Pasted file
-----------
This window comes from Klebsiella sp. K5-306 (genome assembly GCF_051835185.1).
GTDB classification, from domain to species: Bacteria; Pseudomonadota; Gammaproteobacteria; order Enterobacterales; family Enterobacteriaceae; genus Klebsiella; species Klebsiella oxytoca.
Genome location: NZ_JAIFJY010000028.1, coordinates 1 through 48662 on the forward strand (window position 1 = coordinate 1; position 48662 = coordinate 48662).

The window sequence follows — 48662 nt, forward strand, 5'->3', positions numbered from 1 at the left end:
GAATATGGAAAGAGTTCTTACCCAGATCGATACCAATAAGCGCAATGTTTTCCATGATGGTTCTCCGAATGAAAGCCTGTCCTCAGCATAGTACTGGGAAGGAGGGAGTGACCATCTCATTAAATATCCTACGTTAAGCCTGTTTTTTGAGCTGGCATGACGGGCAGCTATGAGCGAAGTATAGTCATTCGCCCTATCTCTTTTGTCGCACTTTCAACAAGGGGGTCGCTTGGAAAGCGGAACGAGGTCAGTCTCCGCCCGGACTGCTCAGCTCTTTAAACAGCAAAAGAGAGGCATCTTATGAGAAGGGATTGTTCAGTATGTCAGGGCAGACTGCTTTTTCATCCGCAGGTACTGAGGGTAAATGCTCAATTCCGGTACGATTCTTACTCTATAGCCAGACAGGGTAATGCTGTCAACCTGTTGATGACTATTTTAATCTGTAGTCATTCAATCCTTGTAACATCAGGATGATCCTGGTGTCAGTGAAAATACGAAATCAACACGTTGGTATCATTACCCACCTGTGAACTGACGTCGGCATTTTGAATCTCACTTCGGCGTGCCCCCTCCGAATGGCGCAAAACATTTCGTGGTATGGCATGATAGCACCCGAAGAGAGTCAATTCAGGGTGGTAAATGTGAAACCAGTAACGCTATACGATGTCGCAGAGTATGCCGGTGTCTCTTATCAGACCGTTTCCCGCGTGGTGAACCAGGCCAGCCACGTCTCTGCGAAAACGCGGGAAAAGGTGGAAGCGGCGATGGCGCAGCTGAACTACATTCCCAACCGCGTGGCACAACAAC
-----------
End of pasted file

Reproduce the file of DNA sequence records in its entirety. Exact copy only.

This window comes from Klebsiella sp. K5-306 (genome assembly GCF_051835185.1).
GTDB classification, from domain to species: Bacteria; Pseudomonadota; Gammaproteobacteria; order Enterobacterales; family Enterobacteriaceae; genus Klebsiella; species Klebsiella oxytoca.
Genome location: NZ_JAIFJY010000028.1, coordinates 1 through 48662 on the forward strand (window position 1 = coordinate 1; position 48662 = coordinate 48662).

The window sequence follows — 48662 nt, forward strand, 5'->3', positions numbered from 1 at the left end:
GAATATGGAAAGAGTTCTTACCCAGATCGATACCAATAAGCGCAATGTTTTCCATGATGGTTCTCCGAATGAAAGCCTGTCCTCAGCATAGTACTGGGAAGGAGGGAGTGACCATCTCATTAAATATCCTACGTTAAGCCTGTTTTTTGAGCTGGCATGACGGGCAGCTATGAGCGAAGTATAGTCATTCGCCCTATCTCTTTTGTCGCACTTTCAACAAGGGGGTCGCTTGGAAAGCGGAACGAGGTCAGTCTCCGCCCGGACTGCTCAGCTCTTTAAACAGCAAAAGAGAGGCATCTTATGAGAAGGGATTGTTCAGTATGTCAGGGCAGACTGCTTTTTCATCCGCAGGTACTGAGGGTAAATGCTCAATTCCGGTACGATTCTTACTCTATAGCCAGACAGGGTAATGCTGTCAACCTGTTGATGACTATTTTAATCTGTAGTCATTCAATCCTTGTAACATCAGGATGATCCTGGTGTCAGTGAAAATACGAAATCAACACGTTGGTATCATTACCCACCTGTGAACTGACGTCGGCATTTTGAATCTCACTTCGGCGTGCCCCCTCCGAATGGCGCAAAACATTTCGTGGTATGGCATGATAGCACCCGAAGAGAGTCAATTCAGGGTGGTAAATGTGAAACCAGTAACGCTATACGATGTCGCAGAGTATGCCGGTGTCTCTTATCAGACCGTTTCCCGCGTGGTGAACCAGGCCAGCCACGTCTCTGCGAAAACGCGGGAAAAGGTGGAAGCGGCGATGGCGCAGCTGAACTACATTCCCAACCGCGTGGCACAACAAC